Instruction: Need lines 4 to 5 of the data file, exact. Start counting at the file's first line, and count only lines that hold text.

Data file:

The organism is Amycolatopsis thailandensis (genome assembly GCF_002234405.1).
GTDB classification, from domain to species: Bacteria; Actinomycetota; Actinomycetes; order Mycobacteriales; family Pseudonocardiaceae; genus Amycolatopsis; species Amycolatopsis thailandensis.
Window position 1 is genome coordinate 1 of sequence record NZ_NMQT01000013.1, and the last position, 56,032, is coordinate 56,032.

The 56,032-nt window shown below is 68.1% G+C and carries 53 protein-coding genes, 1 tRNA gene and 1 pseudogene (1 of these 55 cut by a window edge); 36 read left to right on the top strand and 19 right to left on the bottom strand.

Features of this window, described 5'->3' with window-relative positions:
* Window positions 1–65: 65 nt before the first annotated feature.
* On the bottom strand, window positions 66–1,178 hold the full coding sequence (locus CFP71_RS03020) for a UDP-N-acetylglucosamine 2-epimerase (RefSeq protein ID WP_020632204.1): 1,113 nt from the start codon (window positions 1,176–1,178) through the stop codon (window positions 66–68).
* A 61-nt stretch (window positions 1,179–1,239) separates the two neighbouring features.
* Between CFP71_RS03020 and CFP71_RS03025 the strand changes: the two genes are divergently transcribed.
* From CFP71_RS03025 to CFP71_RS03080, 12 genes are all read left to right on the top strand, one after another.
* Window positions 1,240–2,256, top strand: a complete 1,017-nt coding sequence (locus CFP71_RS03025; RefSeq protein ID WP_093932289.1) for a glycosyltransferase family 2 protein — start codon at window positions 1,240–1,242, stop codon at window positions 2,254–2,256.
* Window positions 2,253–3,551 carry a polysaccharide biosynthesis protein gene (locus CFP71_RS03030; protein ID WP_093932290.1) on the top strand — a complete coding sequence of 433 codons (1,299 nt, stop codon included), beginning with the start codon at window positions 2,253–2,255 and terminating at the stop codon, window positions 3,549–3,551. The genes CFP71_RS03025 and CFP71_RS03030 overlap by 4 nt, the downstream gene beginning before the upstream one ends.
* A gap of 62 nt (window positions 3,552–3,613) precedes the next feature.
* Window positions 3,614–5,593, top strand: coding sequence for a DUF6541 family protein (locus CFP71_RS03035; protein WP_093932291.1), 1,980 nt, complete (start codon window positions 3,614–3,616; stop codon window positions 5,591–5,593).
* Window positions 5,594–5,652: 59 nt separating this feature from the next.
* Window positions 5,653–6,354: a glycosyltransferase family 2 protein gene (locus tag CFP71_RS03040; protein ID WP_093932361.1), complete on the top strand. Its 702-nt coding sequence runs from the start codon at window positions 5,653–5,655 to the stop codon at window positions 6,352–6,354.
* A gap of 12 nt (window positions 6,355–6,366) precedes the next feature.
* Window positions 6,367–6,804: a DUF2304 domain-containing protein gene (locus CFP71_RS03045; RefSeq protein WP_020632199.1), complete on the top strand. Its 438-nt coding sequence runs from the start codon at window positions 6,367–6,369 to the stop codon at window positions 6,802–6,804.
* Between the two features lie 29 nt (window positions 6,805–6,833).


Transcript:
The 56,032-nt window shown below is 68.1% G+C and carries 53 protein-coding genes, 1 tRNA gene and 1 pseudogene (1 of these 55 cut by a window edge); 36 read left to right on the top strand and 19 right to left on the bottom strand.

Features of this window, described 5'->3' with window-relative positions: